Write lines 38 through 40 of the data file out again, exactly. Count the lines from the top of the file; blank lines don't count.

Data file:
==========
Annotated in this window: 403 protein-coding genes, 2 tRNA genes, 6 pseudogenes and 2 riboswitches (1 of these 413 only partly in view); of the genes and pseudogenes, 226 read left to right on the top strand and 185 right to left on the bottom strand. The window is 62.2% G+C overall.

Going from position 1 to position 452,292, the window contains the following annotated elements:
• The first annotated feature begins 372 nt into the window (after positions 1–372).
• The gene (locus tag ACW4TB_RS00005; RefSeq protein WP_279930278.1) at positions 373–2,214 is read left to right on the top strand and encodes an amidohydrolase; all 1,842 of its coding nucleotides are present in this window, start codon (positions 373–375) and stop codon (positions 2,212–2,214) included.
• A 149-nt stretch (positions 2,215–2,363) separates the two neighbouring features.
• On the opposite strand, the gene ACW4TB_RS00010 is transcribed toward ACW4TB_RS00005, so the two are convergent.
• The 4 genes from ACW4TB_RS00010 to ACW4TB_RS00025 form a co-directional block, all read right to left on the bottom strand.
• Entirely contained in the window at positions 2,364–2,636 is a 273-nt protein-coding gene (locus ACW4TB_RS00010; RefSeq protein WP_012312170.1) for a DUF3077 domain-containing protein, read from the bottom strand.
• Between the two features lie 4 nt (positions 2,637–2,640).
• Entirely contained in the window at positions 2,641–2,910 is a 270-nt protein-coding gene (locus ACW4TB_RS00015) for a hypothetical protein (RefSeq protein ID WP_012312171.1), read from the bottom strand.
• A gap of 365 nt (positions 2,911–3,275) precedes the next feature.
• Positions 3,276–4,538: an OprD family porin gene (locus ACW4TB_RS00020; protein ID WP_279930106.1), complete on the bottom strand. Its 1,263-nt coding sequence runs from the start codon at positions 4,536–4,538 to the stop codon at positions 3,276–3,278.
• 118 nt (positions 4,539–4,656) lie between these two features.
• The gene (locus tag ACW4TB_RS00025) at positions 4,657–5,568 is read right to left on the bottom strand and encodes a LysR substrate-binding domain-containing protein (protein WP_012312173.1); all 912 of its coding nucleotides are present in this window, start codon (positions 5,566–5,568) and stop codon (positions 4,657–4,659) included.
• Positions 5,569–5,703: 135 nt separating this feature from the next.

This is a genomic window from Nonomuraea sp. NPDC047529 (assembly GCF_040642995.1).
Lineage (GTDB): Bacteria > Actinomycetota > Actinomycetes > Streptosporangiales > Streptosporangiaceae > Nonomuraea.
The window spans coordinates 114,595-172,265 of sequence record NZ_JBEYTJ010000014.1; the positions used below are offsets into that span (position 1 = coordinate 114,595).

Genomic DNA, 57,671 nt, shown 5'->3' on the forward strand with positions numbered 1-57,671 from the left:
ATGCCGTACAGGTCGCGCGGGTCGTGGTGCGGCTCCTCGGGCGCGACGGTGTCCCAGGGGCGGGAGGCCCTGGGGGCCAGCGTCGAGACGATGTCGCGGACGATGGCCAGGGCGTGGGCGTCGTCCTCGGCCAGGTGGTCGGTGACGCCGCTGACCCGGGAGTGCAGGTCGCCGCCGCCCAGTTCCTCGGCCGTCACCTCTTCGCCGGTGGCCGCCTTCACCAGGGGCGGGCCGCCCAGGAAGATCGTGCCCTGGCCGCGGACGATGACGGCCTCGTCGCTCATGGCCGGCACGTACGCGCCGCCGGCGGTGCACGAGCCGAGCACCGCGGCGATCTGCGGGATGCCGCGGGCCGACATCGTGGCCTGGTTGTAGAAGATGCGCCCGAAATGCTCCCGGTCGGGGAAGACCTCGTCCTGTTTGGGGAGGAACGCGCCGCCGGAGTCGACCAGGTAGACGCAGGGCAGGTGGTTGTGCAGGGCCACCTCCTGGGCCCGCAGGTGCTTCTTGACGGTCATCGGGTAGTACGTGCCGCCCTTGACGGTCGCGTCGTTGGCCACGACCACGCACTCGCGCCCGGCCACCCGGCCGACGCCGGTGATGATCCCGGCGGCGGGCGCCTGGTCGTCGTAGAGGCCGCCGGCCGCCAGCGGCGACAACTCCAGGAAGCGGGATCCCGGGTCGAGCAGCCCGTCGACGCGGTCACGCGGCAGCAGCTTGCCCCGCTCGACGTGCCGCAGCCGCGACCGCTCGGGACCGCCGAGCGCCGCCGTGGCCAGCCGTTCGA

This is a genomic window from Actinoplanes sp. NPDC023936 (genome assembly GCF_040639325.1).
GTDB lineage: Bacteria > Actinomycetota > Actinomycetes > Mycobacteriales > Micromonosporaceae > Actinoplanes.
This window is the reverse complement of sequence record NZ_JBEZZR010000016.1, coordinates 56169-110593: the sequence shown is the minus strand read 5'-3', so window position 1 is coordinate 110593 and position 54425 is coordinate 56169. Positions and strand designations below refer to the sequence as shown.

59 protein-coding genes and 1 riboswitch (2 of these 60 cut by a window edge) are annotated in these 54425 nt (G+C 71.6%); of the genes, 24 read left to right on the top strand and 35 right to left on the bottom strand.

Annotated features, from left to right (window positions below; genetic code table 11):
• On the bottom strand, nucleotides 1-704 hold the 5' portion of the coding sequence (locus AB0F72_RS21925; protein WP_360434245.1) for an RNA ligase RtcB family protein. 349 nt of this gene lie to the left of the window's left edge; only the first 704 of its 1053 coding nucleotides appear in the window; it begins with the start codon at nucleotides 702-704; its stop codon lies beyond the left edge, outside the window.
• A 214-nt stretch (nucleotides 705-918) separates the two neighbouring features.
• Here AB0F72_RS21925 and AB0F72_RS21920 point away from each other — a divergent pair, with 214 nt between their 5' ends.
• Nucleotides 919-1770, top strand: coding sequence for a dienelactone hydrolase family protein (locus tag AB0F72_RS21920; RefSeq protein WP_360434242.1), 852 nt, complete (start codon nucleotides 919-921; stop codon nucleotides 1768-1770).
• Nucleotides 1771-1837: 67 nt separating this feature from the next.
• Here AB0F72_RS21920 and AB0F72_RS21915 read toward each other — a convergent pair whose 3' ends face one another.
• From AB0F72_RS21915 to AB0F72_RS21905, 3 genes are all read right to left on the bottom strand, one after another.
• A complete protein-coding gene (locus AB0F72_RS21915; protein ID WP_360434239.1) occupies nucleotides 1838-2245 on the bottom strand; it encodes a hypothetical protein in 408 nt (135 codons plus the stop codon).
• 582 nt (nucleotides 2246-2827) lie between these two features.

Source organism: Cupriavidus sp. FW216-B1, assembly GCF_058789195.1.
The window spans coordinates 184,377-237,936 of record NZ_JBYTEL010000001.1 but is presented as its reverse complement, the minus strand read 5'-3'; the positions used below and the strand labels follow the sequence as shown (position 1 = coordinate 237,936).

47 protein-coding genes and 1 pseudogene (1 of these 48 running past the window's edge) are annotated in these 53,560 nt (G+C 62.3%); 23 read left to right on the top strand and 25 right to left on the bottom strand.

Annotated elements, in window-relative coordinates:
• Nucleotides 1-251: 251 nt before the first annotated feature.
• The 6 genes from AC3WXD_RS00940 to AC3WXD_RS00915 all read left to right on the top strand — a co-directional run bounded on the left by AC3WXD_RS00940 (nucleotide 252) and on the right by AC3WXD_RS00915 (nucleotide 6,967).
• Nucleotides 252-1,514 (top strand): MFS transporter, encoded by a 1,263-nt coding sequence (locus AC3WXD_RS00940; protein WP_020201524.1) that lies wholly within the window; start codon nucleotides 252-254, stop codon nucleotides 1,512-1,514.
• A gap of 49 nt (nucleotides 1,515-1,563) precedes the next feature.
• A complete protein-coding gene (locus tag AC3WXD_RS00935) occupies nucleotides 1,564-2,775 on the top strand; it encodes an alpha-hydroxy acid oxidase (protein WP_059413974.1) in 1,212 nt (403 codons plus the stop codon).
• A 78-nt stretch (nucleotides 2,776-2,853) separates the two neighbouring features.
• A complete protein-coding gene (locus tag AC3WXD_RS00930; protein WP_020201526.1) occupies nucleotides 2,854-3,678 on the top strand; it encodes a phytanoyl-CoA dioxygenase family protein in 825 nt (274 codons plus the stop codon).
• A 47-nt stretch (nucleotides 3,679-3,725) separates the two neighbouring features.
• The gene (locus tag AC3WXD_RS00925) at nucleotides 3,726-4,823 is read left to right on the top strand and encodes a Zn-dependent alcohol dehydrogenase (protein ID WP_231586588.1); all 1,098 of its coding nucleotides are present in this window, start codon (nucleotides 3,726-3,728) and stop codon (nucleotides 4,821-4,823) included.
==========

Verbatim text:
Annotated elements, in window-relative coordinates:
• Nucleotides 1-251: 251 nt before the first annotated feature.
• The 6 genes from AC3WXD_RS00940 to AC3WXD_RS00915 all read left to right on the top strand — a co-directional run bounded on the left by AC3WXD_RS00940 (nucleotide 252) and on the right by AC3WXD_RS00915 (nucleotide 6,967).